Prescription Drug Abuse Hard To Monitor At Schools - - Tyler, Longview, Jacksonville |ETX News

11/29/07- East Texas

Prescription Drug Abuse Hard To Monitor At Schools

A Quitman Junior High student remained hospitalized Thursday, after taking a prescription drug at school Tuesday. KLTV 7 found out the boy's step-mom warned the school a month ago about a prescription pill problem and the school even investigated it. Jodi Cooper's step-son now has to see a pediatric cardiologist and is awaiting transport to a Dallas hospital.

"He told us he thought he was taking hydrocodone but hydrocodone is not a little round pill," said Jodi Cooper, step-mom of hospitalized Junior High student.  "They're saying it was a little blue capsule."

That capsule, whatever it was, caused a lot of damage and has brought attention to a growing problem in East Texas schools. Question is: what can we do?

"I'd have drug dogs at the school at least once a month," said Cooper.  "That and cameras. I think there should be cameras down the hall."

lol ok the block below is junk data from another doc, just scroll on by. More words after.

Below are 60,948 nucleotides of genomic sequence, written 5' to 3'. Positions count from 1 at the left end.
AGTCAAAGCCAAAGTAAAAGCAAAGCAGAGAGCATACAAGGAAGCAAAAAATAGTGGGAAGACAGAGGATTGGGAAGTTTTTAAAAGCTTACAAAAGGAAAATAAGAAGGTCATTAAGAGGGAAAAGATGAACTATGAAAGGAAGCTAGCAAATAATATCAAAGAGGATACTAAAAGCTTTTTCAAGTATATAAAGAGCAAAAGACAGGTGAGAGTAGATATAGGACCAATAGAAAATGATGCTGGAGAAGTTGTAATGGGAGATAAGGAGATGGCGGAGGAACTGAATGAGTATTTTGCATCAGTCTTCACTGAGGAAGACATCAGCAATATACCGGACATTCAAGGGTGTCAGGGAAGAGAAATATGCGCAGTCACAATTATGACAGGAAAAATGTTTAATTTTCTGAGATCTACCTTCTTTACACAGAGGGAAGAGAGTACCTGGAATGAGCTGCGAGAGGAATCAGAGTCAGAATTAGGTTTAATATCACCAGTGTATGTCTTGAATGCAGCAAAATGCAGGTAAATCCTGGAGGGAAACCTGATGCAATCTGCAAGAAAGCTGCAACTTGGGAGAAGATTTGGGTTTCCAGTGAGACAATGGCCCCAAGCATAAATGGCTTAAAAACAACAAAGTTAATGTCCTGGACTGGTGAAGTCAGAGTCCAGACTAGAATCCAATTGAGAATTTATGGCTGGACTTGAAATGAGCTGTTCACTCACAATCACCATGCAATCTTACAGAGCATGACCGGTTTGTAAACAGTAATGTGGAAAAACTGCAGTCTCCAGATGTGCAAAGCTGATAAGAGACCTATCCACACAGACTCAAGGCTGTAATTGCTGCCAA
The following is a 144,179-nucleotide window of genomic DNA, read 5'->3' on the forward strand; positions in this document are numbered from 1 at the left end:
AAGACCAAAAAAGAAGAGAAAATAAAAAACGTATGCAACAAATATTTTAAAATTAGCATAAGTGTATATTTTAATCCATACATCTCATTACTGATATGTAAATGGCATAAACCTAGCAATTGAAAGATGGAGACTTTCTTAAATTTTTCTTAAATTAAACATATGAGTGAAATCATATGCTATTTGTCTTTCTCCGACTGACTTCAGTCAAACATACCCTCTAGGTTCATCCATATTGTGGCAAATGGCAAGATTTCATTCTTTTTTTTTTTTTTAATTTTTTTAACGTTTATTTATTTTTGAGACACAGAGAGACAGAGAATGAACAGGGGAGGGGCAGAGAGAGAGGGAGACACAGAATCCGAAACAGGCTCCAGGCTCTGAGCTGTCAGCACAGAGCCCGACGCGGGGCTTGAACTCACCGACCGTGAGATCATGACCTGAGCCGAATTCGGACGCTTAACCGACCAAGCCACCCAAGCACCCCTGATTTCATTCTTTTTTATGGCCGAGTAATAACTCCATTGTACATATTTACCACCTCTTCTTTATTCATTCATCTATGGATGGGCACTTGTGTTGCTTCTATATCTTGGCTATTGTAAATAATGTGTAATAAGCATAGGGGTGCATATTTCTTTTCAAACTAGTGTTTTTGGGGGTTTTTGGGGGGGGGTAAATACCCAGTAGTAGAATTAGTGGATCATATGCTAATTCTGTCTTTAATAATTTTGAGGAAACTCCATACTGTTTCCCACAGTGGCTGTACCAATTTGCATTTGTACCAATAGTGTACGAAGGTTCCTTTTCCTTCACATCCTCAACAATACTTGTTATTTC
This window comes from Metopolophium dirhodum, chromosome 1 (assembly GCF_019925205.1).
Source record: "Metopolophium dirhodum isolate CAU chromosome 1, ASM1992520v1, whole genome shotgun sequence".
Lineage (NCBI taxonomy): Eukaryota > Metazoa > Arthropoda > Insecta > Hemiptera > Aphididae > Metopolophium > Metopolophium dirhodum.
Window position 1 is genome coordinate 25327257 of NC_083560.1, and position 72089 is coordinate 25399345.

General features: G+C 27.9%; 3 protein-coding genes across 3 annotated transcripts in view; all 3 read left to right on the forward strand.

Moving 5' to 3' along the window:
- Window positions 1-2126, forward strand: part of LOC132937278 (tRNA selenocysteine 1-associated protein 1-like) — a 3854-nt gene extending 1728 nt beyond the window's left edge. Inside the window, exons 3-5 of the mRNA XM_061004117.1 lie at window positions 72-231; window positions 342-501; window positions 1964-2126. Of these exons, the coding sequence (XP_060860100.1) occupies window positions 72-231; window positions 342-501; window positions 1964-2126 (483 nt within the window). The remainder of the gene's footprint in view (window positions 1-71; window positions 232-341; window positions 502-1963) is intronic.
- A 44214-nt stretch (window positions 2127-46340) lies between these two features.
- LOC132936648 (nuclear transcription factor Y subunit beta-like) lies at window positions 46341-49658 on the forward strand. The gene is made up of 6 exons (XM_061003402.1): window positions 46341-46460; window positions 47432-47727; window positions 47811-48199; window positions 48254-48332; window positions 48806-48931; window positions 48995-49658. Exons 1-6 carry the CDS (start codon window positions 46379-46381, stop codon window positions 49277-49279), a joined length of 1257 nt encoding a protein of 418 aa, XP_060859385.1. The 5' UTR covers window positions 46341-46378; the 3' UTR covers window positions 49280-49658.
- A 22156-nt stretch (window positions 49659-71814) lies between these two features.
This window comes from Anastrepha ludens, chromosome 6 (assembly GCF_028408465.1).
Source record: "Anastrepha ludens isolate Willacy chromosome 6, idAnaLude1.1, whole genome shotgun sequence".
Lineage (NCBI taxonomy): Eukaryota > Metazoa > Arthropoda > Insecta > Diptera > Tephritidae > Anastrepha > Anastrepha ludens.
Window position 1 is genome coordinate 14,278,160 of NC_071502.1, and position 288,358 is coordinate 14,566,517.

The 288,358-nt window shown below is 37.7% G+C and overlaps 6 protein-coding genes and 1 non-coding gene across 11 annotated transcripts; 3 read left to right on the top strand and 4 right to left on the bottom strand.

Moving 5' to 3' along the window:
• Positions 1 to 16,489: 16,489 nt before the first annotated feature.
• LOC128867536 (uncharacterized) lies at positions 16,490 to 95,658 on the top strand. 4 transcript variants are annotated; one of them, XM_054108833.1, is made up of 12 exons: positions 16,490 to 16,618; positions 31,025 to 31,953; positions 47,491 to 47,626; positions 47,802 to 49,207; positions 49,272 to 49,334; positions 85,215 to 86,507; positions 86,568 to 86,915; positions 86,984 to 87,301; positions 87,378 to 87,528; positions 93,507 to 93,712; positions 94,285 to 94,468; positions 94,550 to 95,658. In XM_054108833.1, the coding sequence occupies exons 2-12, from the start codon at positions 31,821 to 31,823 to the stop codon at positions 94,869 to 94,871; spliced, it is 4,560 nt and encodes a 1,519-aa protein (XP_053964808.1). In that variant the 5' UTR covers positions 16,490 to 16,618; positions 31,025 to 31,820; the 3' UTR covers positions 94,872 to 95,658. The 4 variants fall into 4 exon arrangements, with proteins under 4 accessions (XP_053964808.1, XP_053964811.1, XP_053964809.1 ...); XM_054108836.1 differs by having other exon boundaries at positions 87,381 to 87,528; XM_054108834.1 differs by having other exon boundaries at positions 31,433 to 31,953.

"We have just installed cameras in our building this last summer and actually the principles are working right now to install more cameras," said Bill Travis, Superintendent of Quitman ISD.  "Our local law enforcement also provides us the use of drug-sniffing dogs."

Still, school officials said detecting prescription drugs is a challenge.

"In cases like this, a drug-sniffing dog or camera would not have picked up on this," said Travis.

"You think maybe you can pad them down, but you can't do every kid like that," said Cooper. 

Parents also worry these prescriptions, or "skittles" as kids call them, can be passed to younger children on school busses. Yet that too is hard to monitor.

"It's a cost of 30,000 just to put cameras on a school bus," said Travis.  "Even so, if I'm taking pictures do I know if it's a skittle or prescription drug?"

When it comes down to it, both Cooper and Quitman's superintendent said raising awareness is key.

"I don't know, it's going to have to start at home," said Cooper.

"I wish we could create a bubble around schools and protect them 100 percent but we can't do it," said Travis. 

Travis said the students who took the prescription drug will be removed to a disciplinary alternative school. They still have not figured out what kind of pills were taken by the students.

Courtney Lane, Reporting  

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